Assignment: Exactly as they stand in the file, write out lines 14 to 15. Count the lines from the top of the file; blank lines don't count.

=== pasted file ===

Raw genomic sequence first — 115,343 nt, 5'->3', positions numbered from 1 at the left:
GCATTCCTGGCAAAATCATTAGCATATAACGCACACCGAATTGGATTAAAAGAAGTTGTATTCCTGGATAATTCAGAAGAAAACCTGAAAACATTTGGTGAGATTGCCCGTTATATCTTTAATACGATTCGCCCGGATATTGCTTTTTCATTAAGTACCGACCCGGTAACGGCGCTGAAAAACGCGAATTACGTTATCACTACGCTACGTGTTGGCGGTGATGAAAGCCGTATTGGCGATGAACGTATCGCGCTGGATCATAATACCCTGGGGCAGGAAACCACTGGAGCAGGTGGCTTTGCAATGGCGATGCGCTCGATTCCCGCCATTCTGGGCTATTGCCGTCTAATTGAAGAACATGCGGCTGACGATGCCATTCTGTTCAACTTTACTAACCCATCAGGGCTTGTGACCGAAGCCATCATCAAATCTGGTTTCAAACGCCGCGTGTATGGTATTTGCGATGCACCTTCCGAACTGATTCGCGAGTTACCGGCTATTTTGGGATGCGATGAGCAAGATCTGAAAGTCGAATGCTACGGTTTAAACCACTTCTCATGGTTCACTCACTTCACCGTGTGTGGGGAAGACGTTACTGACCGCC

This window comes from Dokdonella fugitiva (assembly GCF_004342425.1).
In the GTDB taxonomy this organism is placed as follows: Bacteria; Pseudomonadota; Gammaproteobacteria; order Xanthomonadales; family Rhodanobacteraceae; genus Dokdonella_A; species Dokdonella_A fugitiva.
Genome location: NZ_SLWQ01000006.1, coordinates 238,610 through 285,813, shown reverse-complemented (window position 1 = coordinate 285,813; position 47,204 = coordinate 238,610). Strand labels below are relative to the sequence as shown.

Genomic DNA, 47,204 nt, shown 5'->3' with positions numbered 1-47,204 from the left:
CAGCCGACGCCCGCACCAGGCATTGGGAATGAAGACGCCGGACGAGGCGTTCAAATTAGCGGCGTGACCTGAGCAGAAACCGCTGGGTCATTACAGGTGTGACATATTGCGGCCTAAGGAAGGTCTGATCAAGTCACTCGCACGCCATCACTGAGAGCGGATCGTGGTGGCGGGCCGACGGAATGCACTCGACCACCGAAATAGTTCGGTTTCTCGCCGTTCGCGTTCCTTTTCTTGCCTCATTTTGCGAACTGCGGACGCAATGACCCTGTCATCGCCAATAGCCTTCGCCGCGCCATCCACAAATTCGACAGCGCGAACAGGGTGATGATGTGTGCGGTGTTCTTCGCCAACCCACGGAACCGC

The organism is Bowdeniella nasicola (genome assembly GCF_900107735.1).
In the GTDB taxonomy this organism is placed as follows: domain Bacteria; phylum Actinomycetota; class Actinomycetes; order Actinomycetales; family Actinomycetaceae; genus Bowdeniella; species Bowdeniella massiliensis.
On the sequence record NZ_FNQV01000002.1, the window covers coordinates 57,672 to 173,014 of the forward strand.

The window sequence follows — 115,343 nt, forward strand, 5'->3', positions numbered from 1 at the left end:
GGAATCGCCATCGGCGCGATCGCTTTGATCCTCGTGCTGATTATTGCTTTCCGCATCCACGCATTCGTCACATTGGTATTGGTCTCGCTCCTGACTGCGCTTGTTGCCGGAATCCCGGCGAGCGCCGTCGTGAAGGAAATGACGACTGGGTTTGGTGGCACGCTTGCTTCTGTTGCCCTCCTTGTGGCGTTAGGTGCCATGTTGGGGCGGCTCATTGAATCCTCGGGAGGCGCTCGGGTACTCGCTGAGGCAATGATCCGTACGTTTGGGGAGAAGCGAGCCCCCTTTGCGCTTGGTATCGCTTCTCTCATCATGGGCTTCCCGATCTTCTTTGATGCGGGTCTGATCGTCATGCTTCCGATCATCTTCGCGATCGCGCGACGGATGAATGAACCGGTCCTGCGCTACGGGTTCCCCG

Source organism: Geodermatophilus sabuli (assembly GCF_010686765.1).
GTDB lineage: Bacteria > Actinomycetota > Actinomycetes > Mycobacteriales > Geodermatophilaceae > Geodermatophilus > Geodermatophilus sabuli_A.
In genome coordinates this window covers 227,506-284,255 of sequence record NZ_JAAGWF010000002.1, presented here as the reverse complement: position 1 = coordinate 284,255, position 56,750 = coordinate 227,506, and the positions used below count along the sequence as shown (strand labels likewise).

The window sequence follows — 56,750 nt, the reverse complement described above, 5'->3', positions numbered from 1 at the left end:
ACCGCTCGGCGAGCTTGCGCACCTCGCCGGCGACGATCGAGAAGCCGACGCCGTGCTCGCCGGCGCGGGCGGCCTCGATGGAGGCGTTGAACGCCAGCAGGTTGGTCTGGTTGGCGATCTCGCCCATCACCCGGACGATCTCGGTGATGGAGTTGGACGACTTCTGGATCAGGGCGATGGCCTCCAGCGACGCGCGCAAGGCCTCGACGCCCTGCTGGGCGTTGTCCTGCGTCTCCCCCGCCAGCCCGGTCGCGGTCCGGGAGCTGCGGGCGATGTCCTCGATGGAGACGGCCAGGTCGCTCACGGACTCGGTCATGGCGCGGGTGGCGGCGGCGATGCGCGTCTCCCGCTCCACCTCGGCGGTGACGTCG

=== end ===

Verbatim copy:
GTDB lineage: Bacteria > Actinomycetota > Actinomycetes > Mycobacteriales > Geodermatophilaceae > Geodermatophilus > Geodermatophilus sabuli_A.
In genome coordinates this window covers 227,506-284,255 of sequence record NZ_JAAGWF010000002.1, presented here as the reverse complement: position 1 = coordinate 284,255, position 56,750 = coordinate 227,506, and the positions used below count along the sequence as shown (strand labels likewise).